INSEAD Knowledge: Blue ocean strategy executive education courses almost always seem to be oversubscribed. Can you comment on why blue ocean strategy is so popular with executives at INSEAD?
Kim & Mauborgne: Blue ocean strategy addresses one of the key challenges that executives face. Nearly everybody is hitting a wall when it comes to productivity. Companies have been successfully squeezing inefficiencies out of their businesses. But that can only take an organisation so far. As Peter Zemsky, Dean for Strategic Initiative and Innovation at INSEAD, powerfully argues, “At some point companies fundamentally have to find new opportunities for growth. Even very successful companies, for example, often find themselves stuck in a number 2 or 3 position. The question they have is: How do we challenge industry leadership to become number one? The strength of blue ocean strategy is that it provides a systematic way to address these challenges.”
Mark Roberts, Associate Dean of Executive Education Programmes at INSEAD recently noted that “blue ocean strategy is really a key pillar in much of the value that we aim to bring to executives”, in that it helps companies build innovation cultures and think about their businesses and industries in a completely different way.
INSEAD Knowledge: INSEAD is the intellectual home of blue ocean strategy, but the theory is being taught and applied far beyond that. Why should or shouldn't other schools adopt blue ocean strategy in their curriculums?
Kim & Mauborgne: We very much welcome other schools adopting blue ocean strategy in their curriculum as it strengthens the INSEAD global brand and showcases INSEAD’s global thought leadership. This also clarifies that INSEAD is the intellectual home of blue ocean strategy. While every region and county of the world has challenges unique to it, almost all are feeling the sting of the global economic trajectory we just discussed. One indicator of this is that Blue Ocean Strategy is a bestseller across five continents and is published in a record-breaking 44 languages. For us this suggests that teaching blue ocean strategy and adopting it as part of other schools’ curriculum would allow them to better meet the growing demands of the marketplace.
In fact, we are seeing just that. Currently, Blue Ocean Strategy pedagogical materials developed by the INSEAD Blue Ocean Strategy Institute are being used by over 1,800 universities in more than 100 countries. To share our research and teaching experiences and practices with other schools, our website blueoceanstrategy.com has a section devoted to teaching materials that provides all the cases, theory-based videos, teaching notes, lecture slides, free to download apps, and Blue Ocean Strategy course syllabi which any university can use to build it into their curriculum.
INSEAD Knowledge: The Blue Ocean Strategy book continues to be extremely popular, now approaching 4 million sales worldwide. This year the expanded edition came out and you just signed on 44th language, Georgian. That’s an amazing achievement and we, at INSEAD, are proud to share in this success. Can you tell us a bit about the expanded edition and how it differs from the original one?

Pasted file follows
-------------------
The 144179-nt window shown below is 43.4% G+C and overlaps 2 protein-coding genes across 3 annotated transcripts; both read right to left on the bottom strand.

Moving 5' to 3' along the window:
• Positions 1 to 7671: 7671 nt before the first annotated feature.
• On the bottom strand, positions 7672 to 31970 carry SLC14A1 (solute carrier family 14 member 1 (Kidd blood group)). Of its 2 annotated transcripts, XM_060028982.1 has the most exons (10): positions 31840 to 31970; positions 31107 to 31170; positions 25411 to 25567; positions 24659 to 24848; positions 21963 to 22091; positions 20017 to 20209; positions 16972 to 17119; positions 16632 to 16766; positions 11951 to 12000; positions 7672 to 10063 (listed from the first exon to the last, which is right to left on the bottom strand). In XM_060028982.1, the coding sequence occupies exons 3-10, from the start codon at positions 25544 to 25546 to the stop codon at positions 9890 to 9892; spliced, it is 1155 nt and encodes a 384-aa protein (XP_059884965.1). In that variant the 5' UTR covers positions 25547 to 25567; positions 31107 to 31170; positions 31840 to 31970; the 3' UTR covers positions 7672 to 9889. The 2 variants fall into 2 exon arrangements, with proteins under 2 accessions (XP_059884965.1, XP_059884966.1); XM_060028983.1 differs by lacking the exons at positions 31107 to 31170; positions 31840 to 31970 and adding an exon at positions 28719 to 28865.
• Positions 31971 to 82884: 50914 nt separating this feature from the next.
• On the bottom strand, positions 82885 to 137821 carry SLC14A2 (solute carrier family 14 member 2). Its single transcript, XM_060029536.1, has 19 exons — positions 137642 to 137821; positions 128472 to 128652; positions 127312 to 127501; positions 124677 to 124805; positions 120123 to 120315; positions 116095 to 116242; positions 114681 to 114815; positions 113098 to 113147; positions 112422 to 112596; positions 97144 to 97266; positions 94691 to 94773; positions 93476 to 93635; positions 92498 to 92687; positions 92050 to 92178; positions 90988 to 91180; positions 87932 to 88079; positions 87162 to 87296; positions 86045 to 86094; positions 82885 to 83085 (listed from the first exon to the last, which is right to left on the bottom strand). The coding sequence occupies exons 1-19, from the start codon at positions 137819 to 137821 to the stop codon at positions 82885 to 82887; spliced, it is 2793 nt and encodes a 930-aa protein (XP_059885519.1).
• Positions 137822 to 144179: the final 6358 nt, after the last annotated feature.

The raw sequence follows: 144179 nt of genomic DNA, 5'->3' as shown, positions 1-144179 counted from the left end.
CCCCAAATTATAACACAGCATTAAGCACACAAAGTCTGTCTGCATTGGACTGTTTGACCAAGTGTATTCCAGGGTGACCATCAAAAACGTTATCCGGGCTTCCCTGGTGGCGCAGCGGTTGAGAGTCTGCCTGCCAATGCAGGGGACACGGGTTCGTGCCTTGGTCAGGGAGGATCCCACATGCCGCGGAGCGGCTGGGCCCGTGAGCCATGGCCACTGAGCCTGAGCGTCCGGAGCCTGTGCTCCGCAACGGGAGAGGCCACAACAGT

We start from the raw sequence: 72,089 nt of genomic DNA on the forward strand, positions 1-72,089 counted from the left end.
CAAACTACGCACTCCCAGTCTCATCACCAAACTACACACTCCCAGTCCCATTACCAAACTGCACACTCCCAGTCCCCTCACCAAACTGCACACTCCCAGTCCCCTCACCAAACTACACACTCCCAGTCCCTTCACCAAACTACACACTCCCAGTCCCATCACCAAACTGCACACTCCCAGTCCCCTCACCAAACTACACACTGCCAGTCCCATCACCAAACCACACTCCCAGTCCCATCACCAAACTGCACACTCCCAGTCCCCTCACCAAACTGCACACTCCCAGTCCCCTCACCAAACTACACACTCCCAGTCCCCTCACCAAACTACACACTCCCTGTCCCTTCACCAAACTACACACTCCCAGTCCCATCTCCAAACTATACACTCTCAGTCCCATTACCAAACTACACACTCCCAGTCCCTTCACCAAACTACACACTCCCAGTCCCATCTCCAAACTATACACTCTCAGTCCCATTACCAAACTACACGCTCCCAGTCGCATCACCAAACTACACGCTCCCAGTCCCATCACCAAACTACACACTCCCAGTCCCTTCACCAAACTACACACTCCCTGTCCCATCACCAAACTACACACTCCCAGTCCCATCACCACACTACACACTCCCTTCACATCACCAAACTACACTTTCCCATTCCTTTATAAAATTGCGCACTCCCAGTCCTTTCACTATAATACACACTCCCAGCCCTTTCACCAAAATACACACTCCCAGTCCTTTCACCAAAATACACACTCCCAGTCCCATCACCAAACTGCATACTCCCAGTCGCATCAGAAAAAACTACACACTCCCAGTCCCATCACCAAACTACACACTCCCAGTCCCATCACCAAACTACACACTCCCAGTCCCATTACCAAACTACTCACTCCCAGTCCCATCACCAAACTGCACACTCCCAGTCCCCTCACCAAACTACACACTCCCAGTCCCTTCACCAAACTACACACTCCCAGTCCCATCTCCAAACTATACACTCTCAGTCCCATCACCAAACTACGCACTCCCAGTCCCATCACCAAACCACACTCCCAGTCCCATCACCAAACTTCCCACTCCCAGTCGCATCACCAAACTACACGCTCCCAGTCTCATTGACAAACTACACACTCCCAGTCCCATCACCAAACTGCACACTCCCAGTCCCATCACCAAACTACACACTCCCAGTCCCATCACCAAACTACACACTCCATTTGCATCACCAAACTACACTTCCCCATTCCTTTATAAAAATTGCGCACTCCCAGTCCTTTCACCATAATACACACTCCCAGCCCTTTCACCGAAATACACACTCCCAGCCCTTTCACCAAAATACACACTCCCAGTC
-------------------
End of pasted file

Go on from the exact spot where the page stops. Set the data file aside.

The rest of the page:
Kim & Mauborgne: Indeed this year has been very special to us, as we launched a new edition of Blue Ocean Strategy. In addition to bringing all of the original case studies and examples up to date, we expanded it in three key ways that reflects some of the most dominant questions received on the ideas over the last decade. First, we added a new chapter on alignment – what it means, why it’s essential, and how to achieve it. In the expanded edition we provide a simple but comprehensive method to ensure that the key components of an organisation, from value to profit to people, are aligned to support the strategic shift blue ocean strategy requires.
Second, we significantly expanded our discussion on when and how to renew blue oceans over time. Understanding the process of renewal is key to ensure that the creation of blue oceans is not a one-off occurrence, but can be institutionalised as a repeatable process in an organisation. In the expanded edition, we tackle how leaders can turn the creation of blue oceans from a static achievement into a dynamic renewal process both at the business level and at the corporate level for multi-business firms.
Lastly, we created a new chapter on the red ocean traps we see companies fall into as they put blue ocean strategy in practice. These traps keep companies anchored in the red even as they attempt to set sail for the blue. Addressing these traps is critical to getting people’s framing right to create blue oceans.
INSEAD Knowledge: The New York Times recently mentioned that you are working on a next book. What will this be about? Can you give us a glimpse?
Kim & Mauborgne: We are very excited about our next book. While we are not privileged to go into detail at this moment, what we can share is that the book will have conceptual punch and make what we believe will be a strong theoretical contribution to the study of growth and profit. We will, for example, talk about how to expand the economic pie beyond creative destruction, thus challenging Schumpeter’s classic theory. This will have implications for economic growth and job creation, two major concerns at both the micro-economic level of the firm and the macro-economic level of the economy and government policy. With that new conceptual understanding we will then drop down to the level of practice and bridge the gap between theory and action by explaining step-by-step what it really takes to shift from a red ocean into a blue one whether you are an established company, a nonprofit, a startup or a government agency.
INSEAD Knowledge: Sounds like you are on the path towards creating a next global bestseller. Thank you for your time.